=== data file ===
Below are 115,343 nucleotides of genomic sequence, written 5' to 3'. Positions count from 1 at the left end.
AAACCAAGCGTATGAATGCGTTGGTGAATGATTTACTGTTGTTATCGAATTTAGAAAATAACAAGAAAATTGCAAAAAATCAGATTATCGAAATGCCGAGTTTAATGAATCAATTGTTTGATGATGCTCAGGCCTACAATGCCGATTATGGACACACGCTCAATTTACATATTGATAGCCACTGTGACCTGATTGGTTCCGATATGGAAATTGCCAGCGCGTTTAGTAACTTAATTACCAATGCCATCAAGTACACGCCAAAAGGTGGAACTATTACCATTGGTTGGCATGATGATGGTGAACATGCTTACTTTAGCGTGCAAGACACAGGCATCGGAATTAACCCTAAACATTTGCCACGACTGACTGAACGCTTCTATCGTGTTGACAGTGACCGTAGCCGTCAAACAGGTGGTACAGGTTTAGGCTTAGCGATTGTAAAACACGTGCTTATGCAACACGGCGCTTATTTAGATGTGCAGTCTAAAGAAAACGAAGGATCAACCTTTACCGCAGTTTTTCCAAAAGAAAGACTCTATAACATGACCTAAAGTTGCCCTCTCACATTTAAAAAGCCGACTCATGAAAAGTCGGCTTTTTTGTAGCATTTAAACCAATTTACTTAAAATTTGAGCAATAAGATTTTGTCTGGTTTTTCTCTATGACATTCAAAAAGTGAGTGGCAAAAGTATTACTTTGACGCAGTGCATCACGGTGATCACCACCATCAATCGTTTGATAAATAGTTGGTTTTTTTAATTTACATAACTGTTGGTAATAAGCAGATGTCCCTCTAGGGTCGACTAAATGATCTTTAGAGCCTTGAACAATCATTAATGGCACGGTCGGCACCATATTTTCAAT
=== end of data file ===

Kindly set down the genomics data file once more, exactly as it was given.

Below are 115,343 nucleotides of genomic sequence, written 5' to 3'. Positions count from 1 at the left end.
AAACCAAGCGTATGAATGCGTTGGTGAATGATTTACTGTTGTTATCGAATTTAGAAAATAACAAGAAAATTGCAAAAAATCAGATTATCGAAATGCCGAGTTTAATGAATCAATTGTTTGATGATGCTCAGGCCTACAATGCCGATTATGGACACACGCTCAATTTACATATTGATAGCCACTGTGACCTGATTGGTTCCGATATGGAAATTGCCAGCGCGTTTAGTAACTTAATTACCAATGCCATCAAGTACACGCCAAAAGGTGGAACTATTACCATTGGTTGGCATGATGATGGTGAACATGCTTACTTTAGCGTGCAAGACACAGGCATCGGAATTAACCCTAAACATTTGCCACGACTGACTGAACGCTTCTATCGTGTTGACAGTGACCGTAGCCGTCAAACAGGTGGTACAGGTTTAGGCTTAGCGATTGTAAAACACGTGCTTATGCAACACGGCGCTTATTTAGATGTGCAGTCTAAAGAAAACGAAGGATCAACCTTTACCGCAGTTTTTCCAAAAGAAAGACTCTATAACATGACCTAAAGTTGCCCTCTCACATTTAAAAAGCCGACTCATGAAAAGTCGGCTTTTTTGTAGCATTTAAACCAATTTACTTAAAATTTGAGCAATAAGATTTTGTCTGGTTTTTCTCTATGACATTCAAAAAGTGAGTGGCAAAAGTATTACTTTGACGCAGTGCATCACGGTGATCACCACCATCAATCGTTTGATAAATAGTTGGTTTTTTTAATTTACATAACTGTTGGTAATAAGCAGATGTCCCTCTAGGGTCGACTAAATGATCTTTAGAGCCTTGAACAATCATTAATGGCACGGTCGGCACCATATTTTCAAT